Making friends in the playground: some practical Mandarin words

Taipei is blessed to have many child-friendly parks equipped with all the sort of playground swings and climbing stuff that little children love.  Most Taiwanese families and their carers are friendly and like to talk with new people.  So what are some key phrases you can use to help communicate?  Here are Taiwanxifu’s top five Mandarin Chinese communication tips:

  1. To say hello, say ‘hi’ (hai in Chinese, 嗨).  There is an art to this: usually it is pronounced in a cutesy, high-pitched voice with the vowels drawn out.  Kind of like ‘hiiiiiigh’.  You can also get your children in the act by moving their hands in a mock wave while making cute faces and saying ‘hiiiiigh’ at other children.  It sounds kitschy and overly cutesy, but kids seem to respond well to it.
  2. Little boys are called dìdì (弟弟) and little girls are mèimèi (妹妹) (meaning little brother and little sister respectively).  If a child is older, you can call them gēgē (哥哥, older brother) or jiejie (姐姐, older sister).  Usually the age difference is relatively clear from the size of the child(ren).  But occasionally you will meet children who are of a similar age.  Parents and carers will then often start a discussion about the child’s birthday to determine who is gēgē and who is dìdì (or jiejie and mèimèi).  It’s a good conversation starter.
  3. If a child is cute, you can say kě’ài (可愛).  But I have noticed that these days it is more usual to describe boys as handsome (shuài, 帥)and girls as pretty (piàoliang, 漂亮).  Often boys are nicknamed ‘handsome older brother’ (shuàigē, 帥哥), a description that can be used for any handsome man.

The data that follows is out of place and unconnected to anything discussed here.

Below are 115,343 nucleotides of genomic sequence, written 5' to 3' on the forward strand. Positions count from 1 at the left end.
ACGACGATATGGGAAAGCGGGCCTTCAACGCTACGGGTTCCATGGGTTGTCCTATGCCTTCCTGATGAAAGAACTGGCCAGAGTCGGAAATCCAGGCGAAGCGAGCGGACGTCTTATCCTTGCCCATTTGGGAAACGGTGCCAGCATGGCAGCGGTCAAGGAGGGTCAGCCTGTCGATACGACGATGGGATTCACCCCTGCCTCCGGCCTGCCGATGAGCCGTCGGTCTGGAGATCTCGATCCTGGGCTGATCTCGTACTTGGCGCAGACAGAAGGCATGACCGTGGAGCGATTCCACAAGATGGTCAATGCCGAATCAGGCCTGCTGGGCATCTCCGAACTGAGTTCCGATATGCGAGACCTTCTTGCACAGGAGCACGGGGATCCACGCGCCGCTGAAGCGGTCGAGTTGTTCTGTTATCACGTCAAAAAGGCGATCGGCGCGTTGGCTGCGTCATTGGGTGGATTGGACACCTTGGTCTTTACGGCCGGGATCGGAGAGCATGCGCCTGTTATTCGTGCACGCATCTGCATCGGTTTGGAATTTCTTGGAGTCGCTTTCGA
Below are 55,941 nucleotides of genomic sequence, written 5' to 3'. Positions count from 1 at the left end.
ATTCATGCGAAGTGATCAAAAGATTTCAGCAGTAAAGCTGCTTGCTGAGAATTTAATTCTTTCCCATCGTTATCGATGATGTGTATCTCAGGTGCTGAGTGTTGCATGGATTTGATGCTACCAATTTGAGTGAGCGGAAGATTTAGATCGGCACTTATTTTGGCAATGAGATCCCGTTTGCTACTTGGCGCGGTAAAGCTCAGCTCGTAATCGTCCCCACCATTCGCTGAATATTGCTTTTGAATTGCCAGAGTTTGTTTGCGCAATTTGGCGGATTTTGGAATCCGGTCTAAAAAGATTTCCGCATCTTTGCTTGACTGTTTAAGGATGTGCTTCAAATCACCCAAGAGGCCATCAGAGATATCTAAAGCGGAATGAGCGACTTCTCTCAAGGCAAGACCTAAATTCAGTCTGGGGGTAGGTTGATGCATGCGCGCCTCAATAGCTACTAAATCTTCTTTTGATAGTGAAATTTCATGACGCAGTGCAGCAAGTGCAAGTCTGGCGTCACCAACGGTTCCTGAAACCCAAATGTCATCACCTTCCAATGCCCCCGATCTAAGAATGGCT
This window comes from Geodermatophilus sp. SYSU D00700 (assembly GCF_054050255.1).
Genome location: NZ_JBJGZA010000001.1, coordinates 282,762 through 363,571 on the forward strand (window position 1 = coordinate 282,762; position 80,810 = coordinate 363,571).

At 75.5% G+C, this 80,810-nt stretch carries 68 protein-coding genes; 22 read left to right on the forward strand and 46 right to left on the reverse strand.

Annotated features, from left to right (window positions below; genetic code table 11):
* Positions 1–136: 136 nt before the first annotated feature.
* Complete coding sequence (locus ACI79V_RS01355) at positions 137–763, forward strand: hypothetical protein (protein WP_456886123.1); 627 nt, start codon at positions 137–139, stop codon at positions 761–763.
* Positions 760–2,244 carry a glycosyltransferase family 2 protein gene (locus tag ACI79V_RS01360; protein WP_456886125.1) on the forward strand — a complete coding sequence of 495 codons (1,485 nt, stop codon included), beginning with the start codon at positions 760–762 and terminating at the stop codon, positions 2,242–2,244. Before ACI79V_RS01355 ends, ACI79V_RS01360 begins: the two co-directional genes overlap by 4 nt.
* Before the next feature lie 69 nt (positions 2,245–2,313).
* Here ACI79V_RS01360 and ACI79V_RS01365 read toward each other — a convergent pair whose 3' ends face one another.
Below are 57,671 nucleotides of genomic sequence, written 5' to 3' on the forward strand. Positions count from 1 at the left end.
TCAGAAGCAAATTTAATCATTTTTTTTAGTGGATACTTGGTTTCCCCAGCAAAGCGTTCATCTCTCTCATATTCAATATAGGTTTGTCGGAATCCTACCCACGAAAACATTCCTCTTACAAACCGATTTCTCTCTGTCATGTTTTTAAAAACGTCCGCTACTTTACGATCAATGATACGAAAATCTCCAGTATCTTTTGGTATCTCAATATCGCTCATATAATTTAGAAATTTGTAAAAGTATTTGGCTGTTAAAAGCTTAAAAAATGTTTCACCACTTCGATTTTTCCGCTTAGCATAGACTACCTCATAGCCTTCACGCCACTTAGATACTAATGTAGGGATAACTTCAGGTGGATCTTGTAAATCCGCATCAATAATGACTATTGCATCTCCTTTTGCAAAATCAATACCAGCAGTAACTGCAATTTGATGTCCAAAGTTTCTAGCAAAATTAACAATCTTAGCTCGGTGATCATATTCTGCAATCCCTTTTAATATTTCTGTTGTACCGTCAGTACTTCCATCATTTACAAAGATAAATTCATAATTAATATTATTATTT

4. You may often hear parents and carers warning their children to be careful in the playground.  While I think adults anywhere worry about kids hurting themselves, I find Taiwanese seem to be a little more risk averse than most!  So you may hear people using the words xiǎoxīn (小心) pronounced as ‘show (as in shower) shin’ , which means ‘be careful’.
  5. The proper Chinese word for goodbye is ‘zai jian’.  But most young parents and carers will use the anglicised form of goodbye (bàibài, 拜拜) prounced like ‘bye bye’.  This is perfectly acceptable to use and for most English speakers, much easier to remember.

Now you have some basic vocabulary to meet locals at the playground.  But depending on the time of day, you might find that the playground is empty.  Locals like to avoid the heat summer heat, coming out later in the afternoon or evening when things are cooler.  But when the weather is bright and sunny, you will find the playground is the place to be.  Nor is the playground just for women and their kids; Mr Taiwanxifu met many new mums, dads and carers while taking our kids to the playground.  And after a while, you get to know the regulars.

So, have you ventured out to your local playground yet?  And if so, did you find it easy to communicate?

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About taiwanxifu

‘Taiwanxifu’ (pronounced ‘shee foo’) means ‘Taiwan daughter-in-law’ in Chinese and has been my nickname ever since I married my Taiwanese husband, Sam. I love sampling Taiwanese food, even local specialties such as stinky tofu, pigs blood cake and Taipei beef noodle soup with offal. But there are many other options on the menu. Promise!
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